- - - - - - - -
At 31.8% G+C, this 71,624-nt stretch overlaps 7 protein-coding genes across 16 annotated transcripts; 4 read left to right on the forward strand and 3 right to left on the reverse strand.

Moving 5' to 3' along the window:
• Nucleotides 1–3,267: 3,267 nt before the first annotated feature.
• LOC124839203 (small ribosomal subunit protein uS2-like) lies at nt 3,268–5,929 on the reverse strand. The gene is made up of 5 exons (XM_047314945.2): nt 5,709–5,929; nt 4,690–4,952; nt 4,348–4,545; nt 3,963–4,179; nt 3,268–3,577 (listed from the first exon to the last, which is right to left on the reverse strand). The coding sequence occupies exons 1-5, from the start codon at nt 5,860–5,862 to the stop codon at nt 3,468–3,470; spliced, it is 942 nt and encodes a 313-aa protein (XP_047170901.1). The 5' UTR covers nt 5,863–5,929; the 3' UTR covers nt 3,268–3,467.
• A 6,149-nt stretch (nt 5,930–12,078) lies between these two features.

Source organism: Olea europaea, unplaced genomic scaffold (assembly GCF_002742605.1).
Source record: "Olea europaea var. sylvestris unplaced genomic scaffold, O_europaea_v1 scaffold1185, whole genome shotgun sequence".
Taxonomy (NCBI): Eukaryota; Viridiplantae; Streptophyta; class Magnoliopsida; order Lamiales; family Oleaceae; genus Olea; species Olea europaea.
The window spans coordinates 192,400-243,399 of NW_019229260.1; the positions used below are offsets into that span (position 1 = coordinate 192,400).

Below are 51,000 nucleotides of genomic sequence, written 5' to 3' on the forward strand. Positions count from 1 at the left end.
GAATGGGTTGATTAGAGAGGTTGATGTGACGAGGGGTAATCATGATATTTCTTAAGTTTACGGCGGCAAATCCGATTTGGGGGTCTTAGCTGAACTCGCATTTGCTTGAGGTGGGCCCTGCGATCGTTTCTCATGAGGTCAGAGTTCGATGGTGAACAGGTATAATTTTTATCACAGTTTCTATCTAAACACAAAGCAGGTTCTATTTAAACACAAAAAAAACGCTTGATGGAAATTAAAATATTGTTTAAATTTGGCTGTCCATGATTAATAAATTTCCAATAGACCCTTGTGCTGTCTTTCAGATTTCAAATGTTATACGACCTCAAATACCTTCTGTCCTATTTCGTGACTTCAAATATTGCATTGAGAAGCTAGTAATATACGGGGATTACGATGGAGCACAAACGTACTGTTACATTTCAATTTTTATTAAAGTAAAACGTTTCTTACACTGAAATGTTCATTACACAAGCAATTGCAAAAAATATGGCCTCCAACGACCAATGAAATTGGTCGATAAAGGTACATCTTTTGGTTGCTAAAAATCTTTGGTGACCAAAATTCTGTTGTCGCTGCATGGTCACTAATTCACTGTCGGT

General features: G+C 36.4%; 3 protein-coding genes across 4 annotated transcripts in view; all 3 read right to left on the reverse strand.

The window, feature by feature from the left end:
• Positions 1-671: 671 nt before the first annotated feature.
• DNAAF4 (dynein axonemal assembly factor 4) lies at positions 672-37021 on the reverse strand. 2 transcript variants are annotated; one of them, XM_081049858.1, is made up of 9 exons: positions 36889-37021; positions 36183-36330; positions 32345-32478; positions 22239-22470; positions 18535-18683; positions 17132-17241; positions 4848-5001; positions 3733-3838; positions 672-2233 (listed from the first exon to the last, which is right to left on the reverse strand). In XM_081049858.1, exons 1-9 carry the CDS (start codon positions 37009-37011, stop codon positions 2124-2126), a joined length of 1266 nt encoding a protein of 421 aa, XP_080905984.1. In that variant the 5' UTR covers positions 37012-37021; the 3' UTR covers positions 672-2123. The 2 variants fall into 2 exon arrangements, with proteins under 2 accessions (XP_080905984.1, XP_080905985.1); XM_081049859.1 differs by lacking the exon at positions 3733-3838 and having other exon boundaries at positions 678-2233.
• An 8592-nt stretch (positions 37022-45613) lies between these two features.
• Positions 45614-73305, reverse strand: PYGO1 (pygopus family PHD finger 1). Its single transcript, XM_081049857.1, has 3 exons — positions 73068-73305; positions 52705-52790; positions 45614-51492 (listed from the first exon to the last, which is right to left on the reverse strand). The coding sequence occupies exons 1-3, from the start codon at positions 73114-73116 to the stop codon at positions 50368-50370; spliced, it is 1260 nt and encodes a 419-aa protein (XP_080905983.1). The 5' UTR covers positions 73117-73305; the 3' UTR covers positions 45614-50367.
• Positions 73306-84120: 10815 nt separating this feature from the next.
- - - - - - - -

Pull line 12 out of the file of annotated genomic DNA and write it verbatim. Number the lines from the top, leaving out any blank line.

General features: G+C 36.4%; 3 protein-coding genes across 4 annotated transcripts in view; all 3 read right to left on the reverse strand.